3. Cyprus: Cyprus has been in dispute since 1974. Greece and Turkey have been in conflict over the Island. The Greek military organized a coup d’état in the country in order to join the country with Greece. As a result, there have been armed conflicts on the island since then.

Part of Schengen member countries that are not part of Schengen

Denmark, France, the Netherlands and Norway have certain territories that are not part of Schengen. These territories are overseas departments owned by these countries. Some of them are part of the EU while others are not. However, none of them is part of the Schengen.

Denmark

The Faroe Islands and Greenland are under Denmark. These Danish territories are neither part of Schengen nor the European Union.

France

The following French territories are neither part of the European Union nor Schengen Area:

  • New Caledonia
  • Saint Barthélemy
  • French Southern and Antartic Lands
  • French Polynesia
  • Saint-Pierre and Miquelon
  • Wallis and Futuna.

On the other hand, the following French overseas departments are part of the EU, but are not in Schengen:

  • The whole overseas area of Saint Martin
  • Mayotte and Réunion
  • French Guiana
  • Guadaloupe
  • Martinique

The Netherlands

The following Caribbean Dutch territories are outside the Schengen Area:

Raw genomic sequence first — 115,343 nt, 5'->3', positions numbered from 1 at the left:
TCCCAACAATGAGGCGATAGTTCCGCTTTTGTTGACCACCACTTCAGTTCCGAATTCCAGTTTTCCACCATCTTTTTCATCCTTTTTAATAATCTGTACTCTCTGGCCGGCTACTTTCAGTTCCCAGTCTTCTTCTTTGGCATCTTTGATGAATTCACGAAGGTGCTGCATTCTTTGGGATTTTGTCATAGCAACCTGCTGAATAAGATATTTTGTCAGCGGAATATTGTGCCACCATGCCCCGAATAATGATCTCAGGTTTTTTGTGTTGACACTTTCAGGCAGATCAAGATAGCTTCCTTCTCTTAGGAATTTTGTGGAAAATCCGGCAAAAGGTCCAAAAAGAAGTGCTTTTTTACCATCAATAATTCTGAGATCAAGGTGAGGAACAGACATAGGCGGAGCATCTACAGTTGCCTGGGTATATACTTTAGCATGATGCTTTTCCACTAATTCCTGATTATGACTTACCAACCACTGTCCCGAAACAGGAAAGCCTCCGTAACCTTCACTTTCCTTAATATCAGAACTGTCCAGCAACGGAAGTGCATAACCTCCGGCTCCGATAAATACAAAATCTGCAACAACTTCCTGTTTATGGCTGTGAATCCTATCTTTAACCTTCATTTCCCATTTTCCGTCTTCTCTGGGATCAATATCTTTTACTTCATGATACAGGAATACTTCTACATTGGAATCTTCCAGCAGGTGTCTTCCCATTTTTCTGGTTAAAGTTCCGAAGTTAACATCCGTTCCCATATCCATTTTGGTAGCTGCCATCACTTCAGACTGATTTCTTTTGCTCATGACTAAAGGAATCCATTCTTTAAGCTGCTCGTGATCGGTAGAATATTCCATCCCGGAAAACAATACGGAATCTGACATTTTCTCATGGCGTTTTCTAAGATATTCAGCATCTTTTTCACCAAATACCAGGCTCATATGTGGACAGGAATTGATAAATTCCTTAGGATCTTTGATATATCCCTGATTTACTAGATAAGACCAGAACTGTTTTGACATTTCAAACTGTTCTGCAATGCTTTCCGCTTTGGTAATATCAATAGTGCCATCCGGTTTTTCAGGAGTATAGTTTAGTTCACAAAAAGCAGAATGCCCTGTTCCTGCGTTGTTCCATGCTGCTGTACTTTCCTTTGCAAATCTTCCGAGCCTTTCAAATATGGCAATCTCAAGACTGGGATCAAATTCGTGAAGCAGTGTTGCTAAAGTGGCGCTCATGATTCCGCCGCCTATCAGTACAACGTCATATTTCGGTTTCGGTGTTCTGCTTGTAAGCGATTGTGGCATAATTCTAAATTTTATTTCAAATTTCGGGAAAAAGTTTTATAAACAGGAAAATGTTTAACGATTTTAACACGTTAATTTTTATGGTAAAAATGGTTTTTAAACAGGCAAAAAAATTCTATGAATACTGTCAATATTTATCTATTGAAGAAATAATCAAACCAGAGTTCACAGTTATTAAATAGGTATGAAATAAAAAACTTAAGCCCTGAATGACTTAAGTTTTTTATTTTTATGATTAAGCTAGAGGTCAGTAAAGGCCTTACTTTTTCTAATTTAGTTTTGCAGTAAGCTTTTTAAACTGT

1. Aruba
  2. Curacao
  3. Sint Maarten
  4. BES Islands – Bonaire, Sint Eustatius, Saba.

Aruba, Curacao and Sint Maarten are autonomous countries within the Kingdom of the Netherlands. On the other hand, the BES Islands are special municipalities within the Netherlands.

Norway

Svalbard is a Norwegian territory. It has a special status under international law. This territory is neither part of the European Union nor the Schengen Area.

Schengen Area Ministates

The European microstates or European ministates are a set of very small sovereign states in Europe. These are the six smallest states in Europe by area. They include Andorra, Liechtenstein, Malta, Monaco, San Marino and Vatican City. Also, 4 of these states are monarchies (Andora, Liechtenstein, Monaco, and Vatican City). The Vatican City is a papacy, while the other 3 are principalities.

Liechtenstein is part of the Schengen Area. Similarly, Monaco, San Marino and Vatican City keep an open border with one of the Schengen states.

Monaco has an open border with France. San Marino has an open border with Italy. Similarly, Vatican City has an open border with Italy. On the other hand, Andorra maintains border control with France and Spain. However, travellers can enter Andorra if they have the Schengen multiple-entry visa.